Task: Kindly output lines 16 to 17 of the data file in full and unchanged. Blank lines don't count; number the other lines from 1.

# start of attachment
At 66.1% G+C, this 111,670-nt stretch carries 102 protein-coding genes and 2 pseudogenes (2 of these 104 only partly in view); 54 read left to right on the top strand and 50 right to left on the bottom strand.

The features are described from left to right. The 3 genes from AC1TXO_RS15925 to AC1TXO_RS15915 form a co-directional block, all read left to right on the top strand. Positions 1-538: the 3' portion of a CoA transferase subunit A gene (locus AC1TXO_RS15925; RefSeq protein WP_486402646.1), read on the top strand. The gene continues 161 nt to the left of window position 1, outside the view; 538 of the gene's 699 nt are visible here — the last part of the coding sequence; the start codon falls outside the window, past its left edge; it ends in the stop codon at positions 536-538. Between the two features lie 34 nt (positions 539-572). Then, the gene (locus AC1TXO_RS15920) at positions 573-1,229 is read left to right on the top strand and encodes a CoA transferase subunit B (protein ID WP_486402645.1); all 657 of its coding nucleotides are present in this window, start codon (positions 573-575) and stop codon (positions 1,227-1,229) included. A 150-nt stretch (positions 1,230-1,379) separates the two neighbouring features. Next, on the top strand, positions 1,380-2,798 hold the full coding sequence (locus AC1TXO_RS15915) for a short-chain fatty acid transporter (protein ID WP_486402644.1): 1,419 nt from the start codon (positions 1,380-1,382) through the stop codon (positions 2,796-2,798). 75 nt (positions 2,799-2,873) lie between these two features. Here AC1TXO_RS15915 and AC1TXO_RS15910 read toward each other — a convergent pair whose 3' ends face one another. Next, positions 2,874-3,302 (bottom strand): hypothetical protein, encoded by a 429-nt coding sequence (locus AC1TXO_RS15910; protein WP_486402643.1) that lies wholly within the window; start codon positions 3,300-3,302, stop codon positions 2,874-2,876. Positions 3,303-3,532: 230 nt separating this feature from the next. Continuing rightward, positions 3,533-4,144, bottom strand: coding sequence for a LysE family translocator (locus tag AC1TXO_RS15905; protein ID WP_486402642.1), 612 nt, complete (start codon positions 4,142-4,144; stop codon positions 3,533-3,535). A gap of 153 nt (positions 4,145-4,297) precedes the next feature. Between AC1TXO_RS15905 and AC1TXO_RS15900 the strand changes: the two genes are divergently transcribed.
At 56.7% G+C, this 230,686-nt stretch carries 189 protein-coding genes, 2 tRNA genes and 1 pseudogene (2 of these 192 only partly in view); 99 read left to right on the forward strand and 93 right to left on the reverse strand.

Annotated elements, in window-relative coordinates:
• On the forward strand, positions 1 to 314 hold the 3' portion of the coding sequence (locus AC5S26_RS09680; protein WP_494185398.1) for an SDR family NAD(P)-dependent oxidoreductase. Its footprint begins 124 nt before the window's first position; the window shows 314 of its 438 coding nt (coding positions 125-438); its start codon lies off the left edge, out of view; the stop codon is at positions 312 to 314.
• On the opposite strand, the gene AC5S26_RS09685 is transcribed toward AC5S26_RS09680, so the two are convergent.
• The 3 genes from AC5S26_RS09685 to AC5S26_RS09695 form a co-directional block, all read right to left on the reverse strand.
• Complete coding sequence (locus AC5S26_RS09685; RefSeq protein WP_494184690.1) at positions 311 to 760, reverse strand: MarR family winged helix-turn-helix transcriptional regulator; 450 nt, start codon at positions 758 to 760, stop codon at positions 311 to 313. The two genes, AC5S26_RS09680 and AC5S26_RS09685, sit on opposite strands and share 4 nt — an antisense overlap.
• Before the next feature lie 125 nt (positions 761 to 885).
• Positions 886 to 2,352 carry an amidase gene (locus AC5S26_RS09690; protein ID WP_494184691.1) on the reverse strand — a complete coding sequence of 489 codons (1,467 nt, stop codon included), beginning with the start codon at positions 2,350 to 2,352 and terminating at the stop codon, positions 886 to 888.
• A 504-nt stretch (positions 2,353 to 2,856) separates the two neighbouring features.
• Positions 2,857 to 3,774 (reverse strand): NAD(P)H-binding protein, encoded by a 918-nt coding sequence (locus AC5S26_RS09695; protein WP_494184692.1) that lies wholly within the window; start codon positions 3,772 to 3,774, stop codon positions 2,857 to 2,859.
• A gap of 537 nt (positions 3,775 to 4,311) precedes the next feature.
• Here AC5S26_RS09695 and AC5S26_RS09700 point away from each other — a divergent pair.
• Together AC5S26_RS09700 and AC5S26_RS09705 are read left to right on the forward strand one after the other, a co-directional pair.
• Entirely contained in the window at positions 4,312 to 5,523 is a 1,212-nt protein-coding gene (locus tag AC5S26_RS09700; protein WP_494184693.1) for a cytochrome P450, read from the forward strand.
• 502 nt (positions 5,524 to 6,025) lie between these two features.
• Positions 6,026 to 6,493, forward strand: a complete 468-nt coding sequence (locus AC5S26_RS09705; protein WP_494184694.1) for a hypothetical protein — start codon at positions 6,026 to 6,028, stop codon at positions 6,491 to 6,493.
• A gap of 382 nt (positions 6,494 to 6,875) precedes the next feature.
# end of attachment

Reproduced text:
• Entirely contained in the window at positions 4,312 to 5,523 is a 1,212-nt protein-coding gene (locus tag AC5S26_RS09700; protein WP_494184693.1) for a cytochrome P450, read from the forward strand.
• 502 nt (positions 5,524 to 6,025) lie between these two features.